Background and aims: In the EXPLORER-HCM trial, mavacamten reduced left ventricular outflow tract obstruction (LVOTO) and improved functional capacity of symptomatic hypertrophic obstructive cardiomyopathy (HOCM) patients. We sought to define the potential use of mavacamten by comparing real-world (RW) HOCM patients with those enrolled in EXPLORER-HCM and assessing their eligibility to treatment. Methods: We collected information on HOCM patients followed-up at 25 Italian HCM outpatient clinics and with significant LVOTO (i.e. gradient >=30 mmHg at rest or >=50 mmHg after Valsalva maneuver or exercise) despite pharmacological or non-pharmacological therapy. Results: Pharmacological or non-pharmacological therapy resolved LVOTO in 1,044 (61.2%) of the 1,706 HOCM patients under active follow-up, whereas 662 patients (38.8%) had persistent LVOTO. Compared to the EXPLORER-HCM trial population, these RW HOCM patients were older (62.1+-14.3 vs 58.5+-12.2, p=0.02), had a lower body mass index (26.8+-5.3 vs 29.7+-4.9 kg/m2 p<0.0001) and a more frequent history of atrial fibrillation (21.5% vs 9.8%, p=0.027). At echocardiography, they had lower left ventricular ejection fraction (LVEF, 66+-7% vs 74+-6%, p<0.0001), higher LVOT gradients at rest (60+-27 vs 52+-29 mmHg, p=0.003), and larger left atrial volume (49+-16 vs 40+-12 mL/m2 , p<0.0001). Overall, 324 (48.9%) would have been eligible for enrollment in the EXPLORER-HCM trial and 339 (51.2%) for treatment with mavacamten according to European guidelines. Conclusions: RW HOCM patients differ from the EXPLORER-HCM population for their older age, lower LVEF and larger atrial volume, potentially reflecting a more advanced stage of the disease. About half of RW HOCM patients were found eligible to mavacamten.

Real-world candidacy to mavacamten in a contemporary hypertrophic obstructive cardiomyopathy population

Barbisan, Davide;Merlo, Marco;Sinagra, Gianfranco;Ammirati, Enrico;
2024-01-01

Abstract

Background and aims: In the EXPLORER-HCM trial, mavacamten reduced left ventricular outflow tract obstruction (LVOTO) and improved functional capacity of symptomatic hypertrophic obstructive cardiomyopathy (HOCM) patients. We sought to define the potential use of mavacamten by comparing real-world (RW) HOCM patients with those enrolled in EXPLORER-HCM and assessing their eligibility to treatment. Methods: We collected information on HOCM patients followed-up at 25 Italian HCM outpatient clinics and with significant LVOTO (i.e. gradient >=30 mmHg at rest or >=50 mmHg after Valsalva maneuver or exercise) despite pharmacological or non-pharmacological therapy. Results: Pharmacological or non-pharmacological therapy resolved LVOTO in 1,044 (61.2%) of the 1,706 HOCM patients under active follow-up, whereas 662 patients (38.8%) had persistent LVOTO. Compared to the EXPLORER-HCM trial population, these RW HOCM patients were older (62.1+-14.3 vs 58.5+-12.2, p=0.02), had a lower body mass index (26.8+-5.3 vs 29.7+-4.9 kg/m2 p<0.0001) and a more frequent history of atrial fibrillation (21.5% vs 9.8%, p=0.027). At echocardiography, they had lower left ventricular ejection fraction (LVEF, 66+-7% vs 74+-6%, p<0.0001), higher LVOT gradients at rest (60+-27 vs 52+-29 mmHg, p=0.003), and larger left atrial volume (49+-16 vs 40+-12 mL/m2 , p<0.0001). Overall, 324 (48.9%) would have been eligible for enrollment in the EXPLORER-HCM trial and 339 (51.2%) for treatment with mavacamten according to European guidelines. Conclusions: RW HOCM patients differ from the EXPLORER-HCM population for their older age, lower LVEF and larger atrial volume, potentially reflecting a more advanced stage of the disease. About half of RW HOCM patients were found eligible to mavacamten.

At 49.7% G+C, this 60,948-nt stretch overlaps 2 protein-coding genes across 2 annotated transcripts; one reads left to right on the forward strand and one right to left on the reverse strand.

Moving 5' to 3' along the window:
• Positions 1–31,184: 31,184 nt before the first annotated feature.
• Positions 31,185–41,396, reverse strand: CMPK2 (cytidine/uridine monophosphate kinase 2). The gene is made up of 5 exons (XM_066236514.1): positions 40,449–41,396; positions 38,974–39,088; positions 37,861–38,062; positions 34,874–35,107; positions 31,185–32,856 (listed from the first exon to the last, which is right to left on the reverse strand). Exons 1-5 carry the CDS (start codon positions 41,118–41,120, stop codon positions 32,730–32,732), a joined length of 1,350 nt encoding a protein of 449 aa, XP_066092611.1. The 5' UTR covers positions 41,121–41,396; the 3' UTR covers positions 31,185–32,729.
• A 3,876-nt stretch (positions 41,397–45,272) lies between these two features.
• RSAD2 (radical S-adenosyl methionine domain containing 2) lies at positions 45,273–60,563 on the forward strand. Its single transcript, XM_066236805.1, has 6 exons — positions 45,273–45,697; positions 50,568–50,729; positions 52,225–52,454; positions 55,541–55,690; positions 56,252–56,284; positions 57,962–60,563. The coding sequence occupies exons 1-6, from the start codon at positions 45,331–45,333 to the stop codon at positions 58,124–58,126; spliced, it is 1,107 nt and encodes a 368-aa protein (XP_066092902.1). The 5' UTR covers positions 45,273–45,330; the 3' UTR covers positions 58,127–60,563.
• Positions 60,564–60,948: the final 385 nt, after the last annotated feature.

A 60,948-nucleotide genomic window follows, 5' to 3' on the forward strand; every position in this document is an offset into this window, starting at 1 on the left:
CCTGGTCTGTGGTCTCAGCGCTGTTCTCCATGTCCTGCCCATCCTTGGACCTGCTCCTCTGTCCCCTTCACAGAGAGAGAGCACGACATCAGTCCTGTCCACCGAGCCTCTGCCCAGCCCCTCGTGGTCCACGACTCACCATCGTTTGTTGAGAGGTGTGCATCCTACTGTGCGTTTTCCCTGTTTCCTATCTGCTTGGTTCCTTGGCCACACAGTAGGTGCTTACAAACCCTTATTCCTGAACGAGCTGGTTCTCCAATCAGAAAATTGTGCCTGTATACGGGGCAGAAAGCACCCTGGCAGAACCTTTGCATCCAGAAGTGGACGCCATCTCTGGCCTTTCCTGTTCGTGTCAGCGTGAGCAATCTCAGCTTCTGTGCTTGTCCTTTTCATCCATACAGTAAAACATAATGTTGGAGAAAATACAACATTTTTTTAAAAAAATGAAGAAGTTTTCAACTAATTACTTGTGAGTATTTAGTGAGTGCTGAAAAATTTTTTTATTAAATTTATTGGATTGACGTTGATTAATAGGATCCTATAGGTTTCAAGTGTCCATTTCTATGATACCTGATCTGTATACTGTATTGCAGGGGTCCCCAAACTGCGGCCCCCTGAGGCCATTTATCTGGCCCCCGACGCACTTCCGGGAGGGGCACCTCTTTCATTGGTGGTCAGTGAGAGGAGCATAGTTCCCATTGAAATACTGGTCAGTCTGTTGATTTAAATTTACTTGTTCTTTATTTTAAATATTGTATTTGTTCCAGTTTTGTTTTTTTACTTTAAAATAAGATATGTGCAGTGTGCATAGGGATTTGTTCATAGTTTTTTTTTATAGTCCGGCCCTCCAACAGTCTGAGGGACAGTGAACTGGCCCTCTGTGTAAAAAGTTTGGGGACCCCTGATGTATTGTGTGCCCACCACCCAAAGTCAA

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Utilizza questo identificativo per citare o creare un link a questo documento: https://hdl.handle.net/11368/3066980
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